Secular fundraisers told to look to the faithful

“Don’t count out Christians.” This wasn’t advice I expected from the Stanford Social Innovation Review, but there it was in bold face, large font on the SSIR blog site. “By including religious groups in their outreach efforts, secular nonprofits stand to significantly strengthen their ability to effect change,” the tag line to the piece promised.

magnify_the_cross_8882“Amen,” I muttered, along with “but please don’t go there.”

Daily I hear leaders of faith-based organizations (including my home congregation) complain about intense competition for funds from brother and sister ministries in Christ. It’s my experience that organizational heads have bought the scarcity message hook line and sinker. The last thing these folks want is secular organizations trolling their over-fished (or so they believe) philanthropic waters, especially as they’ve pretty much given up hope of re-stocking the pond.

In other words, people of faith are as guilty of counting out Christians – in particular, the young fries in our midst – as are the secular readers to which the SSIR article is directed. And now “they” are coming after “ours.” Let the hand-wringing commence.


But wait.

It’s not the secular organization down the street that’s the problem for most ministries. Rather, it’s our own low view of the generosity of God’s people in combination with time-worn fundraising methods. As the writer of the SSIR article puts it:

We must understand that the face of Christianity has changed. It is no longer the religion of our grandparents; instead, it comprises young, social-media-savvy believers who wear skinny jeans, have ironic tattoos, and conduct Bible study on their iPads. Yes, there are areas where Christian and secular views clash profoundly. But there are also many areas where young Christians’ passion for social-justice activism could easily be confused with those of recent, non-religious, college grads who are eager to work for nonprofits and change the world.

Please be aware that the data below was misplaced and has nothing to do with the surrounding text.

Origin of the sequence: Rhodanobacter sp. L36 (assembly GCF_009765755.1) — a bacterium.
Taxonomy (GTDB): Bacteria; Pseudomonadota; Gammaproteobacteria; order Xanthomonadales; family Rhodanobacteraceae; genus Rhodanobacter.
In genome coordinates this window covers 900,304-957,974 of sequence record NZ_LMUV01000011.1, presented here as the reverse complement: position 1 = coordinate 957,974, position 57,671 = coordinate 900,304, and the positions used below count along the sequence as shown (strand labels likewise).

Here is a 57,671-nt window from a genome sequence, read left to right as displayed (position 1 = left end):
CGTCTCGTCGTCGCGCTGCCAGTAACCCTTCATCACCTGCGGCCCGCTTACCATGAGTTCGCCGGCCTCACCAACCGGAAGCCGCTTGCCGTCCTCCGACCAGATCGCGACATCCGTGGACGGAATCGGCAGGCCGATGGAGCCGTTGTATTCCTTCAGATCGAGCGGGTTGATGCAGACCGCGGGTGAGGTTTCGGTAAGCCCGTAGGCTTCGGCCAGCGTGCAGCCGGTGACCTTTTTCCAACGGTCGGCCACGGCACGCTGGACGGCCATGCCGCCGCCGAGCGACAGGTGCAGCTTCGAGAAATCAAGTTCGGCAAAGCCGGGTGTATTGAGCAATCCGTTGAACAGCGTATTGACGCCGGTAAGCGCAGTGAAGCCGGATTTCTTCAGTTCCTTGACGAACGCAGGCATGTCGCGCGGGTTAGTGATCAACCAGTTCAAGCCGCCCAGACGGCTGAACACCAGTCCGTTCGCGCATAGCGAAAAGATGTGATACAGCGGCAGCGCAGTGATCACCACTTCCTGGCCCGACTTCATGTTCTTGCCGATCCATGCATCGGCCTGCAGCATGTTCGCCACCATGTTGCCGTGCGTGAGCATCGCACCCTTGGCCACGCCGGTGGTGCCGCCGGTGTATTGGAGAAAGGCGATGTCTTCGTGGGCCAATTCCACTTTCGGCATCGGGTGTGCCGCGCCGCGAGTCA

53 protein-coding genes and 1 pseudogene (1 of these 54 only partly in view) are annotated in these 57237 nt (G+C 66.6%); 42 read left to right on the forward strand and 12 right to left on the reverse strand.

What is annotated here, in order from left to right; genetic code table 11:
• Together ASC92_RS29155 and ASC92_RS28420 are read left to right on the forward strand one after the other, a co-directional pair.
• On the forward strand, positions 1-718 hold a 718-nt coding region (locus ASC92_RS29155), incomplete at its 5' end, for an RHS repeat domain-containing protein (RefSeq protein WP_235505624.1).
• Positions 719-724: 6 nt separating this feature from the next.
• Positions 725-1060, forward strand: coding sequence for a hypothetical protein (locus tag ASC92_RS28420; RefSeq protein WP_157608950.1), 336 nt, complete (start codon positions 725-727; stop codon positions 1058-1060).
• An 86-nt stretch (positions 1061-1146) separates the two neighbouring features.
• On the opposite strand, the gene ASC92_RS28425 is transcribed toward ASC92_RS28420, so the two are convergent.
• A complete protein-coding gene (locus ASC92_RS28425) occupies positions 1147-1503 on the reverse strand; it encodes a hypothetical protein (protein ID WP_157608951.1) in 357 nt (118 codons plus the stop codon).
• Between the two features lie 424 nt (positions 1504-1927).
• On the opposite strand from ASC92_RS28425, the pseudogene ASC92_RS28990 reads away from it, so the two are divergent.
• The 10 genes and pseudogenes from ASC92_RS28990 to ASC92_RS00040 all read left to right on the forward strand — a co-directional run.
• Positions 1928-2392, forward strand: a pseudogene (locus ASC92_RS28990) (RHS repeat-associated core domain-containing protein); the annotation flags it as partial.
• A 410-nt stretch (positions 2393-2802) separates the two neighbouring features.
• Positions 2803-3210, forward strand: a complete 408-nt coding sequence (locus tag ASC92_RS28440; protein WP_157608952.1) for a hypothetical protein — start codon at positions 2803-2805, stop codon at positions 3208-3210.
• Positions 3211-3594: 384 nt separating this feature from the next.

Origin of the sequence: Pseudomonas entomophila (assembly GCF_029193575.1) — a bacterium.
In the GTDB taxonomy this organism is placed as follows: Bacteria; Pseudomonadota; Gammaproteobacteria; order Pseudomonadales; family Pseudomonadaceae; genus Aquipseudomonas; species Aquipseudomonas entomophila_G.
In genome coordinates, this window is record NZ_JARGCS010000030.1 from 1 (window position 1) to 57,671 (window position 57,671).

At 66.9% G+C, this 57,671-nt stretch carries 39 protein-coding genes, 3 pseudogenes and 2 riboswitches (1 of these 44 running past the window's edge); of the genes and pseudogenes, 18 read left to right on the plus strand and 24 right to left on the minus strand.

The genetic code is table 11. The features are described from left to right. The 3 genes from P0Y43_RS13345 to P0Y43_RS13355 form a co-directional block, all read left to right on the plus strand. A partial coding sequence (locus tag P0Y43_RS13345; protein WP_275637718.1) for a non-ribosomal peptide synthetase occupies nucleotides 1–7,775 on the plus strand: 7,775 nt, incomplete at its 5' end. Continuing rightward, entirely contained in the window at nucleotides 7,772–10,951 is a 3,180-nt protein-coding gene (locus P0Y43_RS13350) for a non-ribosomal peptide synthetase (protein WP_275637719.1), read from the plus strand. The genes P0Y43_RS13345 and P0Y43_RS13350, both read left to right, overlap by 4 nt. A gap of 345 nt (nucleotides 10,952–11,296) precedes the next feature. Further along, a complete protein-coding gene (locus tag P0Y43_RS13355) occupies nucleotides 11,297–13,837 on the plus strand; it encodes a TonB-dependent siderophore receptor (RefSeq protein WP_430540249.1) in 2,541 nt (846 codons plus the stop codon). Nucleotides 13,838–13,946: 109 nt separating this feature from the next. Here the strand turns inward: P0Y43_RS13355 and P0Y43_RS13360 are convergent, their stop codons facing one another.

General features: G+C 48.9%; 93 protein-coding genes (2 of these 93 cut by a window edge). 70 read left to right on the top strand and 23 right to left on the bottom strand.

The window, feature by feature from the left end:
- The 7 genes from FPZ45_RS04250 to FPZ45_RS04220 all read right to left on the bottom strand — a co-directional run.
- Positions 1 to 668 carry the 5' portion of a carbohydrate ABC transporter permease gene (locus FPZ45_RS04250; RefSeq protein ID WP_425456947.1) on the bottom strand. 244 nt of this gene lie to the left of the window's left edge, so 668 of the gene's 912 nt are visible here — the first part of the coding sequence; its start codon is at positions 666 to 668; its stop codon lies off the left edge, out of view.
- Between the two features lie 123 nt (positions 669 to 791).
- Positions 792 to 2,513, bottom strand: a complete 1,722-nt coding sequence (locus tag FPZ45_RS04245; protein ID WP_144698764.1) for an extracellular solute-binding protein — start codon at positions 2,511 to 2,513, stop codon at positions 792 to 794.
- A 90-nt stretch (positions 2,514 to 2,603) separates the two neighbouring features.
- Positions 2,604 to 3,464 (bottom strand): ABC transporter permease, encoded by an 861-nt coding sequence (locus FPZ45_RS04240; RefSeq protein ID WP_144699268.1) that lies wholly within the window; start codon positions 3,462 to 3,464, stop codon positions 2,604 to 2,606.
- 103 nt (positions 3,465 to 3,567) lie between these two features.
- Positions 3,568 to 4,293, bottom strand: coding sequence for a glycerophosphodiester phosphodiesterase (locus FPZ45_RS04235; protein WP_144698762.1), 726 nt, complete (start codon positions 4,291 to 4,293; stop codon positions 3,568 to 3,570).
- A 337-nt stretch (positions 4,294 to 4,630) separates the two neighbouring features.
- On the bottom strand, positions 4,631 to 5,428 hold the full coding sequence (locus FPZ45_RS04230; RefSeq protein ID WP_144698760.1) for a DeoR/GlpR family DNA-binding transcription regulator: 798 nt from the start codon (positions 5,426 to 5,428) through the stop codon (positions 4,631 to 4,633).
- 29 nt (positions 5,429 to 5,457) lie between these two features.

For many believers, the Bible provides an established set of values that creates a moral framework and influences daily interactions. It provides commentary on issues ranging from slavery and human rights to the environment. In this capacity, it is a ­text full of social-justice teachings, and while some may feel that Christianity poses as a blind set of beliefs, if we take a step back, it is clear that many commonalities emerge within the moral framework of both secular and religious advocates (emphasis mine).

In fact, the grass is exceedingly green on our side of the philanthropic fence. To be sure, fundraisers in faith-based settings need to talk about the good their organizations do, about how significant problems addressed, and about how our communities would be poorer places if this work was not supported by people who care about the common good.

This is a basic foundation for appealing to donors that religiously based nonprofits share with all charitable institutions. But we have more.

We can talk about how the work of our organizations represents efforts to make the values of faith tangible and meaningful, to preach the Gospel (perhaps) without words, and to keep hope alive in a world that often lacks hope. We can present giving as an act of trust in the beneficence of God, in the abundance of God’s grace, and in the possibilities for making a better world when we cooperate in that grace.

If Christian organizations are faithful in talking to supporters (current and potential) in these ways, there will be no counting us out.

For more on the generosity of God’s people, see:

First some good news, then the bad about giving and the faithful

Ten reasons why people become generous stewards

If not in church, then where will “nones” learn to give?

What's your take on this topic?

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